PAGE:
IDEAS home Printed from https://ideas.repec.org/p/cpr/ceprdp/3275.html
   My bibliography  Save this paper

The Intergenerational State: Education and Pensions

Author

Listed:
  • Boldrin, Michele
  • Montes, Ana

Abstract

When credit markets to finance investment in the human capital of young people are missing, the competitive equilibrium allocation is inefficient. When generations overlap, this failure can be mitigated by properly designed social institutions such as public education and public pensions. We show that, when established jointly, they implement an intergenerational transfer scheme supporting the complete market allocation. Through the public financing of education, the young borrow, from the middle age to invest in human capital. When employed, they pay back their debt via a social security tax, the proceedings of which finance pension payments to the now elderly lenders. We consider other, allocationally equivalent, financing schemes. In all cases, when the complete market allocation is achieved a certain equality should be observed among implicit rates of return and the market rate of return. We test this prediction by using micro and macro data from Spain. The results are, surprisingly, good. We also use the model to quantify the impact of undergoing demographic change on the implicit rates of return. The results point, unsurprisingly, to dramatic changes in generational rates of return. Contrary to what predicted by earlier studies in the generational accounting tradition, our findings suggest that future generations are not necessarily going to be worse than current ones.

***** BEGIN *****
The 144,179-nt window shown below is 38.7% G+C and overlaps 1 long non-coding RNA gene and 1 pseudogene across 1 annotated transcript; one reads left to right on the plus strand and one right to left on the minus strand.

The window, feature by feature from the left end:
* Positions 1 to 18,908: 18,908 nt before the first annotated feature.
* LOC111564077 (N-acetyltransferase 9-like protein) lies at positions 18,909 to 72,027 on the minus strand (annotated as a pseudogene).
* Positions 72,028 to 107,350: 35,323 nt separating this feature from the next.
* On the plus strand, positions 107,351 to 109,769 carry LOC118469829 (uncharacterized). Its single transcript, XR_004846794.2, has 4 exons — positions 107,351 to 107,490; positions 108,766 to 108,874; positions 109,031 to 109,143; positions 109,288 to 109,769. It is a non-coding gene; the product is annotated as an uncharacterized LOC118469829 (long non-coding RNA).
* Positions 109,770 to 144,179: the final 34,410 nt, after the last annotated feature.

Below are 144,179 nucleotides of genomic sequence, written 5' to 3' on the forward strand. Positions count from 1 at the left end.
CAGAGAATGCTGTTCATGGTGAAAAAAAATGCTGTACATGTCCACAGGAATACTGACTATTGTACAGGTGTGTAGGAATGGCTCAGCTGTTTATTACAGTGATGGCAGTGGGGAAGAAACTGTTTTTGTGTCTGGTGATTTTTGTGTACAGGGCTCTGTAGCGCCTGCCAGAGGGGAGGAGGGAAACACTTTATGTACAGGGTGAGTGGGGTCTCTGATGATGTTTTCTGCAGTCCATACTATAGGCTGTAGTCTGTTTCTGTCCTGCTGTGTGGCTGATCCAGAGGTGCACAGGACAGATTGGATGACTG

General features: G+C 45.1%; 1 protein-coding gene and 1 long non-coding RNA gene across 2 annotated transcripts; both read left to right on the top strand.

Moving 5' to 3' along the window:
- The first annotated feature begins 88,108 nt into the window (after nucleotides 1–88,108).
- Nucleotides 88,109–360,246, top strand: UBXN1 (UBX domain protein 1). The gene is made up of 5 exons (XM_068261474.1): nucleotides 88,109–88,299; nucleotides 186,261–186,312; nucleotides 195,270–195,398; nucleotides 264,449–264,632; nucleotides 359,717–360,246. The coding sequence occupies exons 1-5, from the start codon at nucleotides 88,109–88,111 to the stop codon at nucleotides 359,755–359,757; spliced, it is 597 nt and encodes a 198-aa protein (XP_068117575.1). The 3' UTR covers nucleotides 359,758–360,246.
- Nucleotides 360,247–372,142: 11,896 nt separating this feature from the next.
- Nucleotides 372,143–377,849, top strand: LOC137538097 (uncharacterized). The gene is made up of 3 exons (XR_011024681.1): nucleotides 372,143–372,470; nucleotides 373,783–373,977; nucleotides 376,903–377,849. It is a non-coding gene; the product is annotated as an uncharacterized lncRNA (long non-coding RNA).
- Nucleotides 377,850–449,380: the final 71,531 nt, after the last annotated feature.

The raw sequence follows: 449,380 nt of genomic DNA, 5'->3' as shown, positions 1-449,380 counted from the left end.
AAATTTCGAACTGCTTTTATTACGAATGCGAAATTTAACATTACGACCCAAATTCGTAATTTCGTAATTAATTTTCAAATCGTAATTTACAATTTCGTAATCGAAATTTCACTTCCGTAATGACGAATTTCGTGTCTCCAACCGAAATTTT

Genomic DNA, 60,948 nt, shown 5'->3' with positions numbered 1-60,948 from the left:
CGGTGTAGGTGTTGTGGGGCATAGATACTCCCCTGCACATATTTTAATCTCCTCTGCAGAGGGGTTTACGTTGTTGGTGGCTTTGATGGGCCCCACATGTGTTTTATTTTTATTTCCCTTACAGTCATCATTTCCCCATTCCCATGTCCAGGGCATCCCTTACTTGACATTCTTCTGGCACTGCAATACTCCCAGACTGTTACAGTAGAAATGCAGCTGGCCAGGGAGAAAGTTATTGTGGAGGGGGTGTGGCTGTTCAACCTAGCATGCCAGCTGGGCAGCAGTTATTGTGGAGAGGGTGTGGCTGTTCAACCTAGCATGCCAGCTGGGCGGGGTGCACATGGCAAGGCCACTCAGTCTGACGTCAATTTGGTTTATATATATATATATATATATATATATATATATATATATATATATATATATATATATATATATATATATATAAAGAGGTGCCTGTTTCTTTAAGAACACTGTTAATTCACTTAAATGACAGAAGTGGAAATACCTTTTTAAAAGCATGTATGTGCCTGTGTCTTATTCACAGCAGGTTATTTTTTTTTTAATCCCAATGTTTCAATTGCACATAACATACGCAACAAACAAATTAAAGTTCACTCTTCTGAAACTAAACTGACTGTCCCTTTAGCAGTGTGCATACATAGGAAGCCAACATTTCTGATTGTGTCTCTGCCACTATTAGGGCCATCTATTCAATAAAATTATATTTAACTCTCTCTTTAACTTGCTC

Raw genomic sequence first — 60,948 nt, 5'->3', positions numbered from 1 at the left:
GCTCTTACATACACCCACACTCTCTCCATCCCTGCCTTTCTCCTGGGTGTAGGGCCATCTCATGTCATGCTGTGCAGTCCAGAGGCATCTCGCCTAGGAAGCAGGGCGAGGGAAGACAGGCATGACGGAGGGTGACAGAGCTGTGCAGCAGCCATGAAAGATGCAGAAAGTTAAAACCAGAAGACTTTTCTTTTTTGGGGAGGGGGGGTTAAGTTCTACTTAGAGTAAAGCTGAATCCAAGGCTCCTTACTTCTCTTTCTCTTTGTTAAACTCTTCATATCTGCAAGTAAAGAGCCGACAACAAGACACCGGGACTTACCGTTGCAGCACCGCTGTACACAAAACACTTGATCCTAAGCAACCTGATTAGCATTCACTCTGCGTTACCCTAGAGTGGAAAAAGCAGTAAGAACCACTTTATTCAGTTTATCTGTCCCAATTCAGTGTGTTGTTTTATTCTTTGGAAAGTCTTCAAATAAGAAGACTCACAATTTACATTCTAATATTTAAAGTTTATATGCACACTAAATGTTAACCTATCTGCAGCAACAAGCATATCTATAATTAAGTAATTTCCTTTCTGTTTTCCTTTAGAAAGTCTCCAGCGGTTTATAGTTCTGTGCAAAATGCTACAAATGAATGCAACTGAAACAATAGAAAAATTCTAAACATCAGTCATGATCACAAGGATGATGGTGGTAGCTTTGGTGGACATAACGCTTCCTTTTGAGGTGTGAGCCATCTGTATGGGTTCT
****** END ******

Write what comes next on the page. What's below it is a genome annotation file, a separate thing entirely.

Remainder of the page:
Suggested Citation

  • Boldrin, Michele & Montes, Ana, 2002. "The Intergenerational State: Education and Pensions," CEPR Discussion Papers 3275, C.E.P.R. Discussion Papers.
  • Handle: RePEc:cpr:ceprdp:3275
    as

    Download full text from publisher

    File URL: http://www.cepr.org/active/publications/discussion_papers/dp.php?dpno=3275
    Download Restriction: CEPR Discussion Papers are free to download for our researchers, subscribers and members. If you fall into one of these categories but have trouble downloading our papers, please contact us at subscribers@cepr.org
    ---><---